When a re­count is called, the State Board of Elec­tions first sets the stan­dards for the han­dling, se­cu­rity and ac­cu­racy of the tally. A three-mem­ber “re­count court” is formed in Rich­mond and is headed by the chief judge of the Rich­mond Cir­cuit Court. Two ad­di­tional cir­cuit court judges are ap­pointed to the board by the chief jus­tice of the Vir­ginia Supreme Court.

The re­count court sets the stan­dards for de­ter­min­ing the ac­cu­racy of the votes and cer­ti­fies the elec­tion re­sults. Its rul­ing is fi­nal and can­not be ap­pealed, ac­cord­ing to Vir­ginia law.

Pa­per bal­lots are re­counted by hand, the print­outs from elec­tronic vot­ing ma­chines are re­viewed, and the op­ti­cal scan tab­u­la­tors are re­run through a pro­gram that counts only the votes for the race be­ing scru­ti­nized.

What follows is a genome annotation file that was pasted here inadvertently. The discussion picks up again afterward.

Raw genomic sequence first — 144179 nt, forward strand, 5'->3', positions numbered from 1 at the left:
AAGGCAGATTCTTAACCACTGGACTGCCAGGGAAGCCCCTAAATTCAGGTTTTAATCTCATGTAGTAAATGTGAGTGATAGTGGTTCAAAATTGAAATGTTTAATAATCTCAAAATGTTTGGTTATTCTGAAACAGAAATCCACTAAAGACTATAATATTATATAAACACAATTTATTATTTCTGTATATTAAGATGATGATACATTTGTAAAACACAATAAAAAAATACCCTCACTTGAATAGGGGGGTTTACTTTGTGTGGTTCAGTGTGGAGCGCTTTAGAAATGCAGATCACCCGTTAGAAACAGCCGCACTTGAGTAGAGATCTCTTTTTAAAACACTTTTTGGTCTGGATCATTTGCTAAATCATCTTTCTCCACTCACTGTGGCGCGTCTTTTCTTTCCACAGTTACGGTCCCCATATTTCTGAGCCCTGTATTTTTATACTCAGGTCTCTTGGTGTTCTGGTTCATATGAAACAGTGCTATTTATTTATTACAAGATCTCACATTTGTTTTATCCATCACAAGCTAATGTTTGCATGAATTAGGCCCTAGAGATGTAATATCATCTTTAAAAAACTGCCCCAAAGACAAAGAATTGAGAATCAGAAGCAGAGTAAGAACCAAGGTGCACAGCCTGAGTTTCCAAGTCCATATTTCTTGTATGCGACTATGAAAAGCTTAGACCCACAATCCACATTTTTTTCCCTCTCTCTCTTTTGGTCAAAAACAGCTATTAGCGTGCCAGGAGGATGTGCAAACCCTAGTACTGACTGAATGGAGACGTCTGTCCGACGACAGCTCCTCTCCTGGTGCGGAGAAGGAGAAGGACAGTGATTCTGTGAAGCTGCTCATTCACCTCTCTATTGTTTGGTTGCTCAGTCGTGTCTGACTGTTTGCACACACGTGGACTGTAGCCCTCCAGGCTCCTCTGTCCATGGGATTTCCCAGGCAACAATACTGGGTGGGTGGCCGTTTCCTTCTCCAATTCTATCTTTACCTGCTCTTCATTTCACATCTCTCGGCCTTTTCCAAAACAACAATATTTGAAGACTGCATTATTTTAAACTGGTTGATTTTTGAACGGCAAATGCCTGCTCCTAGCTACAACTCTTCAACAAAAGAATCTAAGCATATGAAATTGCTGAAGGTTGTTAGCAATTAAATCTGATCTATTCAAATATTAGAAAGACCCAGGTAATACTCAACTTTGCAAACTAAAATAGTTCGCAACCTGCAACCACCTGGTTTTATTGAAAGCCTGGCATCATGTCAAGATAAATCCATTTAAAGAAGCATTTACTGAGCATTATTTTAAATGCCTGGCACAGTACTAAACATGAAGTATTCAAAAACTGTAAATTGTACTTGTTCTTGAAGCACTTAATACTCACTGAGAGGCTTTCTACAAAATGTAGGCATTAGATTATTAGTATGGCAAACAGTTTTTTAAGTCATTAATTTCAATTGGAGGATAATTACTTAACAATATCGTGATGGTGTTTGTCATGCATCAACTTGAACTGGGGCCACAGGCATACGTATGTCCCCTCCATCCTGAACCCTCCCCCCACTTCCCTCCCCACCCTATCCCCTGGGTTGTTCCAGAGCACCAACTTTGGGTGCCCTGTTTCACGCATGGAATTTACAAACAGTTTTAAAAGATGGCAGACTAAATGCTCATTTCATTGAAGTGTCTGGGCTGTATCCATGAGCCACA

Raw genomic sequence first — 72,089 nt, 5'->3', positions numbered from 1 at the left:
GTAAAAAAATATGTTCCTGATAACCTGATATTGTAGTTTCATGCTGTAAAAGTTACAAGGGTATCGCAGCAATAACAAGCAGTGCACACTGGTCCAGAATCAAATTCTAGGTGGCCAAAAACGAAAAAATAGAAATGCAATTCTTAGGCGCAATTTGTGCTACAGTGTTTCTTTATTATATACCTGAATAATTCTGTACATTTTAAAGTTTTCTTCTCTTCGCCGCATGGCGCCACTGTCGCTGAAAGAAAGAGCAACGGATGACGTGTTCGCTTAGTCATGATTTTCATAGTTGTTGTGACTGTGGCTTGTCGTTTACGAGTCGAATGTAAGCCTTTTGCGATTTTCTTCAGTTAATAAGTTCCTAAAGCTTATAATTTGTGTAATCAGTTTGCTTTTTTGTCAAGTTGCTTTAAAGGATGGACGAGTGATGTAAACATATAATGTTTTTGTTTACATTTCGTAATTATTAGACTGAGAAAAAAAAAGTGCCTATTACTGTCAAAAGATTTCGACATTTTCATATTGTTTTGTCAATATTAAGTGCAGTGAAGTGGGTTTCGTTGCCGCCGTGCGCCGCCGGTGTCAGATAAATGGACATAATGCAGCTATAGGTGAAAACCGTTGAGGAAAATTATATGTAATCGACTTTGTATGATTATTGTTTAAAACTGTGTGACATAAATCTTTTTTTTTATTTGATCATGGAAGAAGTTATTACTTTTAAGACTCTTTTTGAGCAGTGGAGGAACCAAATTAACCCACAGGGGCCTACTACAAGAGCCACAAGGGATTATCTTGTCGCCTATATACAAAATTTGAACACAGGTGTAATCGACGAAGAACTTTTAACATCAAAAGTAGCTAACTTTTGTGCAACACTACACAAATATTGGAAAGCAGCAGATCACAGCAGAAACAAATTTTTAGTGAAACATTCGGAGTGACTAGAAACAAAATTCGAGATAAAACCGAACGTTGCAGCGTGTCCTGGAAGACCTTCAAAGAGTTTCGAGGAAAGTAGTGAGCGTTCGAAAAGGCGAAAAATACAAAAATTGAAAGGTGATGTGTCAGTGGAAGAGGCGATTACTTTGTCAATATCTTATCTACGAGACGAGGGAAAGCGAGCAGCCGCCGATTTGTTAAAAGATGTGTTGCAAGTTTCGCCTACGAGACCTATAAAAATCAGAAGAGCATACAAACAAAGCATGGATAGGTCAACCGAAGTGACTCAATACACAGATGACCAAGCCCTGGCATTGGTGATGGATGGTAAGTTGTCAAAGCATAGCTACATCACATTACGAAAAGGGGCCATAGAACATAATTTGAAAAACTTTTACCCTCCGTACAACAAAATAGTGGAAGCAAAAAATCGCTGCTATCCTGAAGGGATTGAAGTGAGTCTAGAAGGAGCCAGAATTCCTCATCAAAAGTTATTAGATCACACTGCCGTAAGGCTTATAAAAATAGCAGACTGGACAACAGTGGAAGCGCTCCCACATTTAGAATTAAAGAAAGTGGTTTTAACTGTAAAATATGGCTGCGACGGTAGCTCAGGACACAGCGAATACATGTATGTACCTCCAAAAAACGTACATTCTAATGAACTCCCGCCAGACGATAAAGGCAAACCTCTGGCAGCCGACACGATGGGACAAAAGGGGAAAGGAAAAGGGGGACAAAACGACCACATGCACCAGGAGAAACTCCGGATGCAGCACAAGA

John Hardin Young, an elec­tion ad­min­is­tra­tion lawyer who was part of Al Gore’s le­gal team dur­ing the re­count of the dis­puted pres­i­den­tial elec­tion in Florida in 2000, said that de­spite the time needed for a re­count, Vir­ginia “has never had an in­stance where a statewide can­di­date did not take of­fice be­cause of a pend­ing re­count.”

“The tar­get has been Dec. 21 in the past,” he said, adding that if a re­count might seem oner­ous, it’s to be ex­pected in a pur­ple state.

“Where you have close elec­tions is where you have an evenly di­vided state like Vir­ginia, that is not only equally di­vided, but slightly chang­ing,” he said. “That’s what you would ex­pect in a vi­brant democ­racy.”

AS­SO­CI­ATED PRESS

Repub­li­can at­tor­ney gen­eral can­di­date Mark R. Oben­shain an­nounces his tran­si­tion team Wednes­day, hours af­ter Demo­cratic can­di­date Mark R. Her­ring an­nounces his own as both teams await of­fi­cial cer­ti­fi­ca­tion Nov. 25.